Although there is no character in this play that is depicted as engaging in explicit political activism on behalf of Indigenous peoples, The Ecstasy of Rita Joe both reflected activist efforts at the time, and helped inspire such efforts going forward. The activist spirit is particularly manifest through the words and actions of Jaimie Paul. Many Indigenous people moved away from the scarce opportunities offered them in their reservations and into the cities following World War II. Many lived in makeshift squatting communities in these cities. Racism meant that Indigenous peoples struggled to find work, housing, or educational opportunity. Activism emerged in response to these realities. Activists worked to secure social services from a number of different branches of the government in order to assist with this transition into city life. Soon, the scope of activism widened to addressing colonization and marginalization. Ryga's play is part of this trend, as it encouraged white people to face up to their own role in the marginalization of Indigenous peoples.
Many of Jaimie's concerns mimic those of activists of the time. Jaimie was concerned with his own empowerment as well as that of the community. He understood that he lived within a structure that defined him ("Teach me who I really am! You've taken that away! Give me back the real me so I can live like a man!"), but demanded the opportunity to be self-sufficient within this definition (111). Jaimie placed an emphasis on self-determination, which he branded as the difference between being a child and being a "man." This is the impetus of his conflict with Mr. Homer, whom he sees as excessively infantilizing the community he pretends to help: "He's got no kids... Guys like them get mean when they got no kids... We're his kids an' he means to keep it that way!" (97). Mr. Homer benefits from his relationship with Indigenous peoples because it affects his status and self-perception. But he is not interested in the true social and political empowerment of these people, something Jaimie sees in him and makes clear when he is able to easily provoke Mr. Homer into violence and eventually into calling the police on them.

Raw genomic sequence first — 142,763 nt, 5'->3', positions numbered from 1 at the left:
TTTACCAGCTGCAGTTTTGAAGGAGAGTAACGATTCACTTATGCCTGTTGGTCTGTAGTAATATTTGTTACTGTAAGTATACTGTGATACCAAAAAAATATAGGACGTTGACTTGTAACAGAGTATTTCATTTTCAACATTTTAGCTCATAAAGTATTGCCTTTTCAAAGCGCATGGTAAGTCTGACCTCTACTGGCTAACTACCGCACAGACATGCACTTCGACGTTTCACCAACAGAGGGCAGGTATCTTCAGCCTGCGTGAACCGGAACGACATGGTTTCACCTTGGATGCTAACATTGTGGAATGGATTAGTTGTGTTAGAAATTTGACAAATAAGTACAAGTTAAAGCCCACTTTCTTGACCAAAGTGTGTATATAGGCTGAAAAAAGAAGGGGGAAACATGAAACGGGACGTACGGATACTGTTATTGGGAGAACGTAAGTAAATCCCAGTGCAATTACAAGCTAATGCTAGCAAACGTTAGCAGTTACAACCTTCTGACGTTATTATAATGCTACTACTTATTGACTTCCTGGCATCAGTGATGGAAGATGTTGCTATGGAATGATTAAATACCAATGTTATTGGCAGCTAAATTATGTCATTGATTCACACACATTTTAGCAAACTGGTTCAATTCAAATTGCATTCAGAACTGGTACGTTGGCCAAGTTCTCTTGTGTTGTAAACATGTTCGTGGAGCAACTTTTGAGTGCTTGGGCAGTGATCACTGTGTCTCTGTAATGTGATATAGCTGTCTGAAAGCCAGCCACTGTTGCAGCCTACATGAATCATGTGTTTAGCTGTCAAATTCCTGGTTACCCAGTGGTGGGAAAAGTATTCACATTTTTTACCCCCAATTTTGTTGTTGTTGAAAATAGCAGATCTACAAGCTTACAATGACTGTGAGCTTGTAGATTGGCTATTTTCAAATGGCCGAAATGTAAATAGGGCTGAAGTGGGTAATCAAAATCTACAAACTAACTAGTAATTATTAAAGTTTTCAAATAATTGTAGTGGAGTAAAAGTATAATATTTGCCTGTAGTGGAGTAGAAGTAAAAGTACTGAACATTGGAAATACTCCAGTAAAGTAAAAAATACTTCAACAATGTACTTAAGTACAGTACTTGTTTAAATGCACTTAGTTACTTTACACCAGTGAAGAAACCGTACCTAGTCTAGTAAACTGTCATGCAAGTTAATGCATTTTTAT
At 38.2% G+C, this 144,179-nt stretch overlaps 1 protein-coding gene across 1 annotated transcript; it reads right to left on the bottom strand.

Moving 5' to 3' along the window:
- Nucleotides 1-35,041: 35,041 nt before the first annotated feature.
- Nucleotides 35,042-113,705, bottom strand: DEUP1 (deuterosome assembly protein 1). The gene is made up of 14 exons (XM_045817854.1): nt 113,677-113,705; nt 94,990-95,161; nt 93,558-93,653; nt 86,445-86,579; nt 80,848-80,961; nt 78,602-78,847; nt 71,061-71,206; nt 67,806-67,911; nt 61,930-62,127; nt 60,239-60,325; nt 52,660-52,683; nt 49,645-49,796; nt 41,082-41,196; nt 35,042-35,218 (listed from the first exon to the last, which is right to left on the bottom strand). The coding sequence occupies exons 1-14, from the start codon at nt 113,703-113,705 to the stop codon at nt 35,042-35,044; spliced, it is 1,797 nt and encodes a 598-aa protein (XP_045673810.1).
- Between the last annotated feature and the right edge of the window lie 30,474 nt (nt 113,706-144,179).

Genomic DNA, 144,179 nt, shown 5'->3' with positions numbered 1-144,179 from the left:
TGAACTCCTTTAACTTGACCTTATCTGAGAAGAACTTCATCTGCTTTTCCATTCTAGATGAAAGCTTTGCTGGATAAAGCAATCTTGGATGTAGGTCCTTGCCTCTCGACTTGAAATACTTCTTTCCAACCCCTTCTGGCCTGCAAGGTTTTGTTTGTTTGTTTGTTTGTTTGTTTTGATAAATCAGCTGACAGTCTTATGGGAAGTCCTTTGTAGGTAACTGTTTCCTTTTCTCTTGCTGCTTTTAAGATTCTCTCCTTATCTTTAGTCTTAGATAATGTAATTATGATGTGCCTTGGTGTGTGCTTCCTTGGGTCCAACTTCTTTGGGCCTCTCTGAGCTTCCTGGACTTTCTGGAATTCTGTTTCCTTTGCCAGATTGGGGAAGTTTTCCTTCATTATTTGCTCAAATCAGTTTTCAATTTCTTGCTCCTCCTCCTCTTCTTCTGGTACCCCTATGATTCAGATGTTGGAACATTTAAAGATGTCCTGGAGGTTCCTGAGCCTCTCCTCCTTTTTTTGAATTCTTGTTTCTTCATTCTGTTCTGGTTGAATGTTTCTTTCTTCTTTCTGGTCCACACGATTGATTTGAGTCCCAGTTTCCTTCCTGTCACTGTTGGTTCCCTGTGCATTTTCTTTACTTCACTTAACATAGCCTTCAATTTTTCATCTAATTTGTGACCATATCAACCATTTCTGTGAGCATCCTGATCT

Another instance in which Jaimie engages in protest has to do with the beer parlor that denies his friend Steve entry. When Jaimie finds out that his friend wasn't allowed into the establishment, he decided to return with that friend and another man in tow. He tells Rita that no one will "throw me or the boys out of that beer parlour or he's gonna get this!" (89). He holds up a fist. The stage direction calls this gesture "both poignant and futile" (89). Rita laughs at him and replies: "If they want to throw you out, they'll throw you out" (89). There is a sense that even though resistance might be futile, it is worthwhile, because "God helps them who help themselves" (89). This sentiment seems central to Jaimie's political message in The Ecstasy of Rita Joe. Jaimie relentlessly fights against those trying to suppress his voice. He is angry, and he tries his hardest to empower himself. One of the tragedies of Ryga's play is that these efforts eventually cost him his life.